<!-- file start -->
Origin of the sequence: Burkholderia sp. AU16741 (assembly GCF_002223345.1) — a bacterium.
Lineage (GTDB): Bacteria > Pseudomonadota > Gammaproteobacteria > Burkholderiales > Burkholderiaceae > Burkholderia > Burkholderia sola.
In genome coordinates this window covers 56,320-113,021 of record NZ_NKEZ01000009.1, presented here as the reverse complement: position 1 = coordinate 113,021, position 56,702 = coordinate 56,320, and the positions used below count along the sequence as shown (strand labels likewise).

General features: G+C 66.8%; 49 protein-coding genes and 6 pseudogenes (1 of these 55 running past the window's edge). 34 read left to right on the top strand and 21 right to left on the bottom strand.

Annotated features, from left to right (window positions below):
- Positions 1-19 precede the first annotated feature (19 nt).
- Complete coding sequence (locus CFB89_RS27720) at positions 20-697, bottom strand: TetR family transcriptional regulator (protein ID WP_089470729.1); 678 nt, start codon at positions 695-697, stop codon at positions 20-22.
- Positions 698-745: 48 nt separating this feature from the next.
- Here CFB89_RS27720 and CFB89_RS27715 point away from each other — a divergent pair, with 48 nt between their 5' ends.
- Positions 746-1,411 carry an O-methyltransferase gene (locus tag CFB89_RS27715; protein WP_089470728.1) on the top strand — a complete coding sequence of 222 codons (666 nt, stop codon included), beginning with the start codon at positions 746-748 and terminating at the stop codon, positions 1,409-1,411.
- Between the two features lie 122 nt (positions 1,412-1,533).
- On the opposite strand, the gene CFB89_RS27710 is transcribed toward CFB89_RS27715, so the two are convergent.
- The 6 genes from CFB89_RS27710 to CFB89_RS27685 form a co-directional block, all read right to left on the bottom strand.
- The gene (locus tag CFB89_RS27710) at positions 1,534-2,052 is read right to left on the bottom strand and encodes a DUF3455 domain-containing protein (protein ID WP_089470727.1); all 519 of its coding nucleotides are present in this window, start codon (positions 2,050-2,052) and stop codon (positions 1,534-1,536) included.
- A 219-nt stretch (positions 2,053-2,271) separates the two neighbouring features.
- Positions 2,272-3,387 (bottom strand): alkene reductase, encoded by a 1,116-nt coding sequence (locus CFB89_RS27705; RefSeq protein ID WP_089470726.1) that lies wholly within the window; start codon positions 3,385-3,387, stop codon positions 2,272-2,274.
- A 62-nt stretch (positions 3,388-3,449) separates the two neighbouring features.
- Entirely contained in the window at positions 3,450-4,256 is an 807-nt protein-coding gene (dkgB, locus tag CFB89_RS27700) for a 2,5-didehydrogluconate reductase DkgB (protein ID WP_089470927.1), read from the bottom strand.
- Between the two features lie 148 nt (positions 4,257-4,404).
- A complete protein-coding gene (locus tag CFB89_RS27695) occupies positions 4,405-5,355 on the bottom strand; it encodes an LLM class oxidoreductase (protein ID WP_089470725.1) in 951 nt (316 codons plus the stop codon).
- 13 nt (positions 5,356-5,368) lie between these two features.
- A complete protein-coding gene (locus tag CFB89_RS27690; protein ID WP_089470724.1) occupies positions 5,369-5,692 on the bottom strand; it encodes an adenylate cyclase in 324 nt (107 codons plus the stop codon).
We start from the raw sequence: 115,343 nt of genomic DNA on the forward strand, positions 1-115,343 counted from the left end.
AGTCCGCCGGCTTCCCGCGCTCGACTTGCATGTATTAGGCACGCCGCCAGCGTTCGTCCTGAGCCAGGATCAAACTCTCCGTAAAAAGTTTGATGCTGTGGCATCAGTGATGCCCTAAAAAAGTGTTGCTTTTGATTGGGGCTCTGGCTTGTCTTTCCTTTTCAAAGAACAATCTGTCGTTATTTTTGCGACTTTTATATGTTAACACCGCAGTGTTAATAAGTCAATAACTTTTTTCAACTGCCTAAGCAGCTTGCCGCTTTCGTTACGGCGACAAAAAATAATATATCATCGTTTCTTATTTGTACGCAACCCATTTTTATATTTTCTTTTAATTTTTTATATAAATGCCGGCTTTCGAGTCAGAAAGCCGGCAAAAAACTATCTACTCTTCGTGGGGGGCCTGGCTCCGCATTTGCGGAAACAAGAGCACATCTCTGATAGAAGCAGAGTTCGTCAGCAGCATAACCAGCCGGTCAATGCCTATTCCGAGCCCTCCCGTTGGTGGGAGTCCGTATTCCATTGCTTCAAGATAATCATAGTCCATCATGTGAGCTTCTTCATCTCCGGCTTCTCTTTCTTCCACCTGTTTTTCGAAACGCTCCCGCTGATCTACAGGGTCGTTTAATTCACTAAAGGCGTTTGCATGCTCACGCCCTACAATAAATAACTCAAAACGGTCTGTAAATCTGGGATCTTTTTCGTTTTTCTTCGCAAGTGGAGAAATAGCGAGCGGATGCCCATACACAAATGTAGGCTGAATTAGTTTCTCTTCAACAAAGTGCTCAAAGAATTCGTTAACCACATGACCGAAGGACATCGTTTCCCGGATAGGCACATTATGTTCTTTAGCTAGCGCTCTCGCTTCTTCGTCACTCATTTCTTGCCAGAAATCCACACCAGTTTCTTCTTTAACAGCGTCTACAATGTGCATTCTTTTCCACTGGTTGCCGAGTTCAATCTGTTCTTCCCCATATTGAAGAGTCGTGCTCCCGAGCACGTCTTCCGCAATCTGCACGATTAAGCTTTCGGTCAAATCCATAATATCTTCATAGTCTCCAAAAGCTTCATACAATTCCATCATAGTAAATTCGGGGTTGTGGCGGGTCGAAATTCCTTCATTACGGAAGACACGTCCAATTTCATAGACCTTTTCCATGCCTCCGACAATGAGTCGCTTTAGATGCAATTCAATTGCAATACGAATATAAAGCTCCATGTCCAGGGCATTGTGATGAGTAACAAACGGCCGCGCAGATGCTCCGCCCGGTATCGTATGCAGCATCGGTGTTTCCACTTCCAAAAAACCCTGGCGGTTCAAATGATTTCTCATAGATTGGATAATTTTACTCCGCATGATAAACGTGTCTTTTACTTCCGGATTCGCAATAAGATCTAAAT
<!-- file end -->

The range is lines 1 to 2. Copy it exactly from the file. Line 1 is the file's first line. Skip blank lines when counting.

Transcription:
Origin of the sequence: Burkholderia sp. AU16741 (assembly GCF_002223345.1) — a bacterium.
Lineage (GTDB): Bacteria > Pseudomonadota > Gammaproteobacteria > Burkholderiales > Burkholderiaceae > Burkholderia > Burkholderia sola.